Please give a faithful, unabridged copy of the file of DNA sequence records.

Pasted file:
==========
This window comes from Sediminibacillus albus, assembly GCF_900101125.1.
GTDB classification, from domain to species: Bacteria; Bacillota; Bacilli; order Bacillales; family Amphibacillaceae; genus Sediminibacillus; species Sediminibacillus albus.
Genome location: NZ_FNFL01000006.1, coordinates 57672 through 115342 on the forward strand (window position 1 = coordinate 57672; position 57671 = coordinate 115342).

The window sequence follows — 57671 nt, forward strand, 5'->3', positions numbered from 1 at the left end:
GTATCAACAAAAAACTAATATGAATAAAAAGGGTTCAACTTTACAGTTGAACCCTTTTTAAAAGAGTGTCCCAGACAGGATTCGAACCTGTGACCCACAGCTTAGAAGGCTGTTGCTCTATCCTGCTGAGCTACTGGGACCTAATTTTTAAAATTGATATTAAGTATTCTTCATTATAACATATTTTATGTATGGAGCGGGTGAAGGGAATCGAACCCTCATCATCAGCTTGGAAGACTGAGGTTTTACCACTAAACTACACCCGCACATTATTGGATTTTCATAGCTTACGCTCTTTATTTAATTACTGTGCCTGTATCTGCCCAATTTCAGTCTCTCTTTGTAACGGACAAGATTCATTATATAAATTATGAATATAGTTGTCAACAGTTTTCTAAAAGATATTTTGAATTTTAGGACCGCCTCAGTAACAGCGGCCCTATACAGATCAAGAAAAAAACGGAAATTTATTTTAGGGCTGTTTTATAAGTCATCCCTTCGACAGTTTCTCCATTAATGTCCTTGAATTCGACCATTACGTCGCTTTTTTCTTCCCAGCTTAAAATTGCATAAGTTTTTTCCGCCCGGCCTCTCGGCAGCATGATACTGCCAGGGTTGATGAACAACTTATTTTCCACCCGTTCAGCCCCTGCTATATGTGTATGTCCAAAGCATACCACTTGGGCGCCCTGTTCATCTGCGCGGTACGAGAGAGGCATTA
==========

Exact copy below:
This window comes from Sediminibacillus albus, assembly GCF_900101125.1.
GTDB classification, from domain to species: Bacteria; Bacillota; Bacilli; order Bacillales; family Amphibacillaceae; genus Sediminibacillus; species Sediminibacillus albus.
Genome location: NZ_FNFL01000006.1, coordinates 57672 through 115342 on the forward strand (window position 1 = coordinate 57672; position 57671 = coordinate 115342).

The window sequence follows — 57671 nt, forward strand, 5'->3', positions numbered from 1 at the left end:
GTATCAACAAAAAACTAATATGAATAAAAAGGGTTCAACTTTACAGTTGAACCCTTTTTAAAAGAGTGTCCCAGACAGGATTCGAACCTGTGACCCACAGCTTAGAAGGCTGTTGCTCTATCCTGCTGAGCTACTGGGACCTAATTTTTAAAATTGATATTAAGTATTCTTCATTATAACATATTTTATGTATGGAGCGGGTGAAGGGAATCGAACCCTCATCATCAGCTTGGAAGACTGAGGTTTTACCACTAAACTACACCCGCACATTATTGGATTTTCATAGCTTACGCTCTTTATTTAATTACTGTGCCTGTATCTGCCCAATTTCAGTCTCTCTTTGTAACGGACAAGATTCATTATATAAATTATGAATATAGTTGTCAACAGTTTTCTAAAAGATATTTTGAATTTTAGGACCGCCTCAGTAACAGCGGCCCTATACAGATCAAGAAAAAAACGGAAATTTATTTTAGGGCTGTTTTATAAGTCATCCCTTCGACAGTTTCTCCATTAATGTCCTTGAATTCGACCATTACGTCGCTTTTTTCTTCCCAGCTTAAAATTGCATAAGTTTTTTCCGCCCGGCCTCTCGGCAGCATGATACTGCCAGGGTTGATGAACAACTTATTTTCCACCCGTTCAGCCCCTGCTATATGTGTATGTCCAAAGCATACCACTTGGGCGCCCTGTTCATCTGCGCGGTACGAGAGAGGCATTA